> Understand, Pneumen, that it was not my intent to be condecending
> with my suggestion to step back for a moment... I simply meant to
> point out that some of your assurtions are... well, not always
> SEEMING to be consistant with observable critical destinctions.
I think you are reading a lot of things into what I was saying that
simply aren't there. There may be a need to elaborate on some of my
points, put I think the assumptions you are making about my
assumptions is somewhat condenscending.
> mearly meant that perhaps it would be a good idea to leave Dr Pagels
> (who is not always such a critical source) behind and take a look at
> something a bit better corroborated and less popular in it's purpose
> (some have even said "sensatinalist").
I'm not sure why you'd say she isn't critical. I actually find the
"Gnostic Gospels" quite critical (critical in the sense of applying a
methodical and scholarly approach to the subject). There is a good
thorough review of the literature of the time in the first chapter,
and appropriate caveats and contextualization where necessary,
certainly more than in your last post..
Moreover, she writes well. The book is pretty much jargon free, which
is what makes it accessible. I was never forced to scramble a word
search to look up terms like 'eisegetic'.
(I actually did a google search on this word, and the only place you
can find it is in specialized scholarly debates about religion. The
most common links appear to be to this very forum).
> And yet, it is generally accepted amongst academecians that the
> Gospel of Mark has been heavily edited, both adding and removing
> sections. The "Biblical" version of Jesus' saying concerning seeking
> and finding leaves out some pretty key elements when compared to
> Thomas, and Dr Pagels (whom I only point out because you seem to
> trust her), in her latest book, dedicates a great deal of attention
> to how diametrically opposed John and Thomas' understanding of Jesus
> is. The seeming subtle difference in his sayings have such profound
> implications that she considers John to have been written for the
> purpose of gaining political (Church politics.. not secular
> government) ground over Thomas.
Well, I haven't gotten to this part yet, so it would be prudent for me
to wait until I got to it before commenting. But I'll dive in anyway.
I think I know the parts that you are refering to, though. I rememeber
one part from John that is very adamant about Jesus having been a real
person, something Thomas stressed less. It puzzled me when I first
read it, but given the context of a debate between Thomas followers
and John followers, it makes a lot of sense.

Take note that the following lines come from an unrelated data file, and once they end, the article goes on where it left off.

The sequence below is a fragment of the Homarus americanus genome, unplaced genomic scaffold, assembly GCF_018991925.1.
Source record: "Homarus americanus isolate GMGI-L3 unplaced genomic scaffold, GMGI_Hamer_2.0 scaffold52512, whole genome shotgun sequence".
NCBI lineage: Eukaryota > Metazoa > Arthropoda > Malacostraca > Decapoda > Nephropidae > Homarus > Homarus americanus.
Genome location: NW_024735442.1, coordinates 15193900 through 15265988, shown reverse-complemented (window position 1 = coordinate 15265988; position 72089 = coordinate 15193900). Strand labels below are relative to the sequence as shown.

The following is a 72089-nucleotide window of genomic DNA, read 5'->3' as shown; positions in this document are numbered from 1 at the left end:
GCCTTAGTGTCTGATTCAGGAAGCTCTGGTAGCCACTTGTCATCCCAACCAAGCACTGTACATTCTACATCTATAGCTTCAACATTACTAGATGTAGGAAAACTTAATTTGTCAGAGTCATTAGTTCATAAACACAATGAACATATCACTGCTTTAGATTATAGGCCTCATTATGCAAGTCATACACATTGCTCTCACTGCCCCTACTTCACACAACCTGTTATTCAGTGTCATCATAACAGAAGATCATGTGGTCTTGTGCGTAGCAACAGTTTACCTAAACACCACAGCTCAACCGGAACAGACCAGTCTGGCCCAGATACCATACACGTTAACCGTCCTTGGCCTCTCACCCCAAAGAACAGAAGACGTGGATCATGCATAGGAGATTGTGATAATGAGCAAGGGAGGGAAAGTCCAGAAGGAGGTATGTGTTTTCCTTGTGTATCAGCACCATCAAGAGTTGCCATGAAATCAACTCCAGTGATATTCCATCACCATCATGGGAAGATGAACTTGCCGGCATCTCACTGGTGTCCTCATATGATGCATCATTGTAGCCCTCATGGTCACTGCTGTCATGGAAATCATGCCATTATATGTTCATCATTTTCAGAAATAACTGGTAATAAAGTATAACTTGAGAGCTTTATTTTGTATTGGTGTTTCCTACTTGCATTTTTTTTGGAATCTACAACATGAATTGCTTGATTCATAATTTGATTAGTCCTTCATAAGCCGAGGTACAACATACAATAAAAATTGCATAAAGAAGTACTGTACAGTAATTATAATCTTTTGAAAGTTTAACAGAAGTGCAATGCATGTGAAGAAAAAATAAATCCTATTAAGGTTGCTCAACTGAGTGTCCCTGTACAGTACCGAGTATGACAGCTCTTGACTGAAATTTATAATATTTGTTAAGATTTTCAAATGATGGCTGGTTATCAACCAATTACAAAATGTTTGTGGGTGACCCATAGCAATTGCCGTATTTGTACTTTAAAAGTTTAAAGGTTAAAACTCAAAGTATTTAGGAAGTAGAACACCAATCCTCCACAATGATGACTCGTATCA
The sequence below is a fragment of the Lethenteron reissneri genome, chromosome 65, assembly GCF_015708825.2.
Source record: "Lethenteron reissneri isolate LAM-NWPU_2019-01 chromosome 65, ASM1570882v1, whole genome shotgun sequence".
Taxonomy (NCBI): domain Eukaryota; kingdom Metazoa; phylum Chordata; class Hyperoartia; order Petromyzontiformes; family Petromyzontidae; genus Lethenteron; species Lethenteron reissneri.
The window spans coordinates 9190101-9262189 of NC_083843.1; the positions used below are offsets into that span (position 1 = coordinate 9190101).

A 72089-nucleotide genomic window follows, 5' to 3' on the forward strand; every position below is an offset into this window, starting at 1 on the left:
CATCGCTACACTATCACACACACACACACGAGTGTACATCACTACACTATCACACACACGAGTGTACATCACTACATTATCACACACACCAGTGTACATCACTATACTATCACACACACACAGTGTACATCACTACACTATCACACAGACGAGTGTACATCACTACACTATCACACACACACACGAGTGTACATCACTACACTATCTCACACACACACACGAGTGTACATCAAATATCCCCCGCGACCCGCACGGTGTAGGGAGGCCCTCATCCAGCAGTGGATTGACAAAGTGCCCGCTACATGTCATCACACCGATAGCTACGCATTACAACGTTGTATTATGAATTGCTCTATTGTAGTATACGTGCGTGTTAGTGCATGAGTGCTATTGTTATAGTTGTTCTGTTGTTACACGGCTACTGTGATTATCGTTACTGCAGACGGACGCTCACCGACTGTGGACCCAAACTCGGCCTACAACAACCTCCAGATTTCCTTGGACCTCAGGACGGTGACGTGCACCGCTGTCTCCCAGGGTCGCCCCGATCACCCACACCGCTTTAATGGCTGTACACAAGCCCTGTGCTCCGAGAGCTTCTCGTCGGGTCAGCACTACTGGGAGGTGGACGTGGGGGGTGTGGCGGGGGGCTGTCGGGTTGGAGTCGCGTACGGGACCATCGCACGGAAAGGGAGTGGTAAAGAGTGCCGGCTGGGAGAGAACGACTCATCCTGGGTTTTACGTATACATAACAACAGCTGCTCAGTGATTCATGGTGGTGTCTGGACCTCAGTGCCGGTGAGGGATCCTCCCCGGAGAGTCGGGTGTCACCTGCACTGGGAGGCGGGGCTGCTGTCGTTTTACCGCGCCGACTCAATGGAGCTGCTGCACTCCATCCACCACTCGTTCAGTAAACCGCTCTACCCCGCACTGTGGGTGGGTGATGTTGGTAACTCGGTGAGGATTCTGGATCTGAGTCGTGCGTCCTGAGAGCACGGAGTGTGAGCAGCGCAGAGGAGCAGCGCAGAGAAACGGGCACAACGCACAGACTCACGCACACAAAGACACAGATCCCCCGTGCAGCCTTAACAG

More to the point though, the fact that a particular Gospel was
heavily edited does not mean it was falsified. It might just as easily
mean that dubious elements were deleted.
I should also point out, that while there was considerable debate over
what Jesus meant by "finding and seeking", there is none about whether
he said it or that these words were important.
Lastly, I would not refer to these differences as "political". To me,
political would mean that positions are adopted for the sake of
winning power and influence. These differences appear to be
theological, which one would expect in a community as far-flung and
diverse as the early Christian one.
I find it an interesting idea, though, that the Gospels were in fact a
result of a theological dialogue between various schools of thought
within the Christian community, and that these schools appear to trace
their lineage to specific apostles. Studying the interactions between
these schools appears to be what Pagels is doing. It sems a very
constructive and reasonable way of approaching the Gospels.
> >Real evidence could negate anything written in canonical
> and prove that certain claims have been falsified. None has ever
> found. There is only skeptical speculation, which is in fine in
> scholarly debate if it is accepted as such.<
> How about the fact that the Geneologies in Matthew and Luke are not
> in accord? Appologists come up with a number of excuses, but the
> more cricital answer is that the purpose was political. Besides...
> the burden of proof lies on the claimants. Since Matthew is so
> obviously a rewriting of Exodus, there is good reason to demand
> proof of any literal validity. Otherwise there is simply better
> evidence behind the observation that we are seeing a mythological
> process... making the notion of "falsification" only relevent when
> the story line is intropolated with seeming historical claims (such
> as supposed geneologies, or attacks on Mary, or Thomas, Peter,
Where do they contradict each other? I have to say, geneologies bore